Left Poole Harbour on a murky morning via a Brittany Ferry bound for Cherbourg, Travelling Companion and I feeling extremely tired from our 4am wake up. Tip: yes, you really will need 3 hours to drive there from London. However, once on board, things brightened up considerably: the sun came out and, being September, the hordes were absent but, best of all, we had a charming cabin to rest in during the 4-hour crossing to Cherbourg.
The beds were comfy, it came with a private bathroom that had a toilet, sink and shower, and was blissfully quiet. It meant that we could actually sleep and wake up in time for a cup of tea before disembarking, feeling fresh and lively for the rest of the driving. Thank you, Brittany Ferries!
We're staying as guests of Eurocamp in the Domaine des Ormes resort near Dol de Bretagne and, having stayed in many campsites, I can report that I've never stayed in one quite as well equipped as this. On the massive site is a full-blown chateau, 18-hole golf course, hotel, various swimming pools, lakes, bars, restaurants, shop, horse riding, playground and high-wire course in the woods, which we discovered when we went for a walk.
Tip: bring insect repellent. We've never encountered mosquitos the way we have here either, and these woods are where they congregate.
This is also where the high-wire course and tree houses are. Being end of season, it was so quiet it was almost eerie in here.
After walking through the tiny town of St Leonards, which was having a Sunday beer-frites-and-music fest, we carried on, meandering down empty French lanes past a jolly hay family, cows (though a particularly beefy-looking one with horns could have fooled us), apple trees heaving with fruit, and fields and fields of corn – though we have seen none in the shops. Very tempting to do a bit of scrumping (that's Brit-speak for taking uninvited), but restrained myself.
Think we ended up walking something like 9 miles, but it was so pretty it just kept tempting us on. Big collapse at the end of it though – so much for our 'do-nothing' day after all the traveling!
You can't come to northern Brittany and not go to Mont St-Michel. It's just a given and, especially as TC had never been, we – and everyone else in northern Brittany – went.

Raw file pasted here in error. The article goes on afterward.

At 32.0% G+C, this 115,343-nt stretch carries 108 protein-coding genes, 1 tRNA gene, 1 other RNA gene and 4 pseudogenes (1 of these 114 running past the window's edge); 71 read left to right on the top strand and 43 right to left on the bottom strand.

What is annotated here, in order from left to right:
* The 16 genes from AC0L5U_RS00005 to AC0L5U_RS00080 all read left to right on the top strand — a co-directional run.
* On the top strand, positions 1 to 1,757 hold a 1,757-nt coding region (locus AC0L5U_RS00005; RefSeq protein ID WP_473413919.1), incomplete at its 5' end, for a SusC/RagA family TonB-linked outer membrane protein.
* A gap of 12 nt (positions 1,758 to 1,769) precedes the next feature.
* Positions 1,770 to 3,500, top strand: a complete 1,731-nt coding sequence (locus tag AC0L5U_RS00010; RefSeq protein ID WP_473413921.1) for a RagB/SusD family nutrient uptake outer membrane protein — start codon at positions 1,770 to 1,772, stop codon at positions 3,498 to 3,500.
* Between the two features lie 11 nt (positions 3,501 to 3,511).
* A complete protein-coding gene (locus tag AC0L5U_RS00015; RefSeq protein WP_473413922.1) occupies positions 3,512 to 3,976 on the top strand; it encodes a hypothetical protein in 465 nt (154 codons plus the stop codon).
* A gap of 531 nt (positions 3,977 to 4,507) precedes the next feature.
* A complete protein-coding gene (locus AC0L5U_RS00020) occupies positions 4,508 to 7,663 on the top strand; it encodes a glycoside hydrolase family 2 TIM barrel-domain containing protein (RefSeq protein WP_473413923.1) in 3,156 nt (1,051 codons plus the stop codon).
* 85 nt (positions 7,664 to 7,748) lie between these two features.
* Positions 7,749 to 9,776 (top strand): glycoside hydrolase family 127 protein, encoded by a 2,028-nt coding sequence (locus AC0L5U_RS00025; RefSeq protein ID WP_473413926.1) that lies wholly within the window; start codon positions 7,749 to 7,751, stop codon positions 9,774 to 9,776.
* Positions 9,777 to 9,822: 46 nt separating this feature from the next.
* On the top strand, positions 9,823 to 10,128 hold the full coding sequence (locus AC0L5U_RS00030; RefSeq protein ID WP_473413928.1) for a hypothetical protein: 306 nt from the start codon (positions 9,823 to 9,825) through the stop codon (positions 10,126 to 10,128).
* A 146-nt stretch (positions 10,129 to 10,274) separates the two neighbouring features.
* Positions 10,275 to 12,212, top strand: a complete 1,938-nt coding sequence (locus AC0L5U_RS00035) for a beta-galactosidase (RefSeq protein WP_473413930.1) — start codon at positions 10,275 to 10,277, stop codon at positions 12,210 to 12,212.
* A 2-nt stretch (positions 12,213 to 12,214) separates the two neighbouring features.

It is an extraordinary sight, looking as if it's floating in the distance. These days too, the French have put a lot of effort into reinstating the original look after years of the surrounding area silting up due to a poorly thought-out dam being put in. Now, they are out-greening themselves, having dismantled the old dam and reused the parts (love this way of upcycling) wherever possible, and put in a new sluice that helps to sift the silt out before it gets to the 'mont'. So, with every tide, the sea water is moving more silt away and the sluice is preventing more from arriving, so it will become an island once again. Very cool.
Also nice is the new, environmentally sympathetic walkway out there. You can also take the free shuttle bus or, even, a horse and carriage.
Tip number three has to be if you don't like crowds, go as high up as fast as you can. There are literally traffic jams of people inside the ramparts and a very long queue to get into the Abbey, which costs €9 per adult.
We skipped it and headed round the back and onto the slippery clay-like silt. The vast plain of it stretches as far as you can see to the horizon out to sea – you can see those reclaimers back at the sluice have their work cut out – and people and horses were walking about, some heading for the little island further away.
We spent a happy half-hour slip-sliding through the squiggly stuff, before making our way back to the car. Better than an old cathedral any old day.